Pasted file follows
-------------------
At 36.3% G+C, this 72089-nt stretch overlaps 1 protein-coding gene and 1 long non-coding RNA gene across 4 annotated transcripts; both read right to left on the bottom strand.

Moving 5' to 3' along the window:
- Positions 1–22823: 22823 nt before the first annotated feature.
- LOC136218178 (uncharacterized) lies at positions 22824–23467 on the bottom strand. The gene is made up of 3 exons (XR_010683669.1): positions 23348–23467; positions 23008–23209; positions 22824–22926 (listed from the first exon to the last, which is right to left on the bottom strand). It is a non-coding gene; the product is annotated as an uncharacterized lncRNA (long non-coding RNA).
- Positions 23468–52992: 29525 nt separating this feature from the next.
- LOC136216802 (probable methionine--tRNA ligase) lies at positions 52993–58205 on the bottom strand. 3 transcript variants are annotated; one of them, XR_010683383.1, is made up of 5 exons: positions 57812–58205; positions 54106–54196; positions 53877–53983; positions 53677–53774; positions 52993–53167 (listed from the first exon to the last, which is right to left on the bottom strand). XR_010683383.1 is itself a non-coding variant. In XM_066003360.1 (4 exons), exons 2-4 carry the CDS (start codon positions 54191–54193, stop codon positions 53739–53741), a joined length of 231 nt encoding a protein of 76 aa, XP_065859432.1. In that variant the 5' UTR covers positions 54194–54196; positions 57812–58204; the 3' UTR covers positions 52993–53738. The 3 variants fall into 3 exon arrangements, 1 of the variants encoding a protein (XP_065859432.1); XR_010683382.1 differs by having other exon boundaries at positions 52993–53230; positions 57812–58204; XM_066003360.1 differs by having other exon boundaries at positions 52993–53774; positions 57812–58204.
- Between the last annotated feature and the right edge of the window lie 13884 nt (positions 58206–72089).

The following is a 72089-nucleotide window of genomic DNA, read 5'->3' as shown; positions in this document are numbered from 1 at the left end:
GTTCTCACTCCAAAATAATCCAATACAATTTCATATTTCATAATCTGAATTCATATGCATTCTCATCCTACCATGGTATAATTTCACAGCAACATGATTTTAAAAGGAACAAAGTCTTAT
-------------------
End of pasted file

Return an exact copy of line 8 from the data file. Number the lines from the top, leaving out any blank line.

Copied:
The following is a 72089-nucleotide window of genomic DNA, read 5'->3' as shown; positions in this document are numbered from 1 at the left end: